Salisbury listed as No. 5 city with soaring poverty
SALISBURY — Salisbury appears on a list of U.S. cities with “soaring poverty” posted on Yahoo.com this week.
The article, originally posted Dec. 5 by 24/7 Wall St. and reposted Monday by Yahoo Homes, lists Salisbury as the no. 5 city where poverty increased during the recession.
But a research specialist at the UNC Charlotte Urban Institute said the statistics used to compile the list may be deceiving.
All 10 cities listed as poverty-stricken have populations between 25,000 and 45,000. Salisbury’s population is 33,596.
The relatively small size of the 10 cities named to the list probably helped them, to a certain extent “rise to the top” in the study, said Laura Simmons, a social research specialist with the Urban Institute.
“Demographic changes tend to be more visible in smaller cities than large ones, especially over a short period of time,” Simmons said. “In other words, it doesn’t take as many additional people in poverty to alter the poverty rate in Salisbury as it does in Charlotte.
Changes in the economy, like the loss of a major employer, have a bigger impact on a small city than a large one, Simmons said. That affects the poverty numbers as well, she said.
According to the online article, Salisbury experienced a 12.4 percent increase in poverty from 2007-2009 to 2010-2012.
Salisbury’s poverty rate in 2010-2012 was 28.4 percent and median household income was $33,083, according to the article, which used poverty figures, home values, income and employment by industry from the U.S. Census Bureau’s American Community Survey and six years of annual average unemployment figures from the U.S. Bureau of Labor Statistics.
From 2007 to 2009, Salisbury’s poverty rate of 16 percent was about 3 percent higher than the national rate. Between 2010 and 2012, the city’s poverty rate approached 30 percent.
“Salisbury has traditionally relied heavily on the manufacturing sector, particularly textiles and fabrics,” the article said. “In recent decades, however, manufacturing activity has declined significantly and continues to do so. Between 2010 and 2012, manufacturing jobs in Salisbury — as a percent of the workforce — shrank from 15.5 percent to 8.3 percent.”
The years used in the study — 2010 to 2012 — were particularly difficult for Salisbury and Rowan County, said Robert Van Geons, executive director for RowanWorks Economic Development Commission.
The number of people employed in Rowan hit a low in 2010, with 60,586 residents working, Van Geons said. Employment did not begin to substantially rebound until late 2011, reaching 65,700 in September 2013.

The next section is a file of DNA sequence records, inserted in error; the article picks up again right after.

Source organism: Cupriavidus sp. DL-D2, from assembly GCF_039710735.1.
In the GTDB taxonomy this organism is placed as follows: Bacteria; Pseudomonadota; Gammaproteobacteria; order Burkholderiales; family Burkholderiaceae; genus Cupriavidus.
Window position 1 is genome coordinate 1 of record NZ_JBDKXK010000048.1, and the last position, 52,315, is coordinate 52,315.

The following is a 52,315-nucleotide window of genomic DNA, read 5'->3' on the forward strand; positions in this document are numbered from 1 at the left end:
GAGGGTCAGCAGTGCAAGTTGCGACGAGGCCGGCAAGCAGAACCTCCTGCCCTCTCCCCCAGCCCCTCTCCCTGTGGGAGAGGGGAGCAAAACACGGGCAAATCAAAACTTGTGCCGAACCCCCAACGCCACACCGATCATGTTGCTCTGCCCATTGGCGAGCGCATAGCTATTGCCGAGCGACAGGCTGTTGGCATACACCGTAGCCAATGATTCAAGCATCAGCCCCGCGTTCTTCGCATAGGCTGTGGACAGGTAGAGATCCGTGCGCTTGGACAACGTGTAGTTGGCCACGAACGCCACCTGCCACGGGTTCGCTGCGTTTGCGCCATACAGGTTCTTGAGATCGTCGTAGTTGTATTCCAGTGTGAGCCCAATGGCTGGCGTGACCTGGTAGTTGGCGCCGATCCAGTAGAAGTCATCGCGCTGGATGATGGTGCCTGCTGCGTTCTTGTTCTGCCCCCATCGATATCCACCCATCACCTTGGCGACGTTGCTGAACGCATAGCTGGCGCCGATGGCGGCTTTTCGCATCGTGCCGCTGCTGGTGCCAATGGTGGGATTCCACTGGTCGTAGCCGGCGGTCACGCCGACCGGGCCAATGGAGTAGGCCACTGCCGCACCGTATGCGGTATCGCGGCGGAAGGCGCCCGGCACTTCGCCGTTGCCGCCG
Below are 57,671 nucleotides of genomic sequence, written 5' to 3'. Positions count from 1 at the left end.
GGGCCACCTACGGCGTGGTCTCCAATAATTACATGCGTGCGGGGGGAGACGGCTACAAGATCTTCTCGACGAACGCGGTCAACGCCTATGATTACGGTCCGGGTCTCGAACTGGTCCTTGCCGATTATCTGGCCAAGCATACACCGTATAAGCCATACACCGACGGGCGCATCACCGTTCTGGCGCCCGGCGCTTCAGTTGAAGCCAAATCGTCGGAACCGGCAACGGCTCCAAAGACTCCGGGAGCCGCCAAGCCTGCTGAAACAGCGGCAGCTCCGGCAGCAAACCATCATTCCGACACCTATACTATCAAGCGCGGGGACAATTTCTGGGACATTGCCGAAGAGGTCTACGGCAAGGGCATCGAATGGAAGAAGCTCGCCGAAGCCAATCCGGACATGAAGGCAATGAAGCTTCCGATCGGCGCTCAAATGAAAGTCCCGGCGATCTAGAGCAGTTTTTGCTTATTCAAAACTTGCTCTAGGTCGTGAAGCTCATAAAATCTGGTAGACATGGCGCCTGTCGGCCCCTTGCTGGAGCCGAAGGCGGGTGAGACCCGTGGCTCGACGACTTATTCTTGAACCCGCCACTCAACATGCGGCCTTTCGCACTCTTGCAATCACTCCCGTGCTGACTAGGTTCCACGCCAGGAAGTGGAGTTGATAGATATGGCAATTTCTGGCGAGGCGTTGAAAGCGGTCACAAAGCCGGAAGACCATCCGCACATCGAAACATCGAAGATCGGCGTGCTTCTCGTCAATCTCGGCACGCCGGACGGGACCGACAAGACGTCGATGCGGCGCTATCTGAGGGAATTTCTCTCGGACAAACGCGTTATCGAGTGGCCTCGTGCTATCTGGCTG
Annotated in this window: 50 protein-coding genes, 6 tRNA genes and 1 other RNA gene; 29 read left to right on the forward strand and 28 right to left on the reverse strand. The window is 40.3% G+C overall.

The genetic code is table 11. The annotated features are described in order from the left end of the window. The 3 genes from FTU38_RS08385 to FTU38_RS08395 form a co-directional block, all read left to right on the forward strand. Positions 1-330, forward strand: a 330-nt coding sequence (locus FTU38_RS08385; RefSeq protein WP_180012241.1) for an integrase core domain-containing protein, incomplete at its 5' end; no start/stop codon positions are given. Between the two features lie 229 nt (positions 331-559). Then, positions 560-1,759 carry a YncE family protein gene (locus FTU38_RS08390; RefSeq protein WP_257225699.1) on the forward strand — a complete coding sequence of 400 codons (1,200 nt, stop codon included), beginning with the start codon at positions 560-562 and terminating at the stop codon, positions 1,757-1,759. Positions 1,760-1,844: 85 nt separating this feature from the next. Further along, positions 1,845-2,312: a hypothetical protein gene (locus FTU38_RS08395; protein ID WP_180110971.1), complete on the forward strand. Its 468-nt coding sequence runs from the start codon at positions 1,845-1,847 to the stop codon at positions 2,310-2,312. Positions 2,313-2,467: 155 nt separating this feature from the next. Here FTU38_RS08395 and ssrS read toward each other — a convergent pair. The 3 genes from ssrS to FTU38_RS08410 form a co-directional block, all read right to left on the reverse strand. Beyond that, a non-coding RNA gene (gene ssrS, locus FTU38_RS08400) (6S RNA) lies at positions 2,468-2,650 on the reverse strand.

“A snapshot of 2010-2013 would likely present a very different picture,” said Van Geons, adding that while rebounding, employment still has not reached pre-recession levels.
As Rowan comes out of the recession, Van Geons said people should remember that job-generating companies such as Gildan, Henkel, and Fresh House Foods all have a startup period before hiring new workers. Gildan has announced plans to create about 400 jobs in Rowan in two new plants.
Van Geons also said the Census numbers do not match the state’s Employment Security Commission numbers. While the American Community Survey three-year figure shows 14.5 percent unemployment in Salisbury, the city’s unemployment rate, even in the heart of the recession, never exceeded 12.4 percent according to the Employment Security Commission, Van Geons said.
Salisbury City Manager Doug Paris agreed that 2010-2012 “had a devastating effect” on Salisbury’s middle class, which depended on the textile and manufacturing industries.
“As the economic recovery continues — including landing firms like Gildan that fit squarely in our labor force’s niche, growing several firms that are already located here and diversifying our job base with technology firms like Integro — this trend will reverse,” Paris said.
In response to the downturn, Salisbury City Council two years ago asked economic development agencies — the EDC, Downtown Salisbury Inc. and the tourism authority — to work together to help recruit more jobs.
The city has doubled its fund balance and received two credit rating increases this year, Paris said.
“Salisbury is now a AA city on strong financial footing,” he said.
Contact reporter Emily Ford at 704-797-4264.
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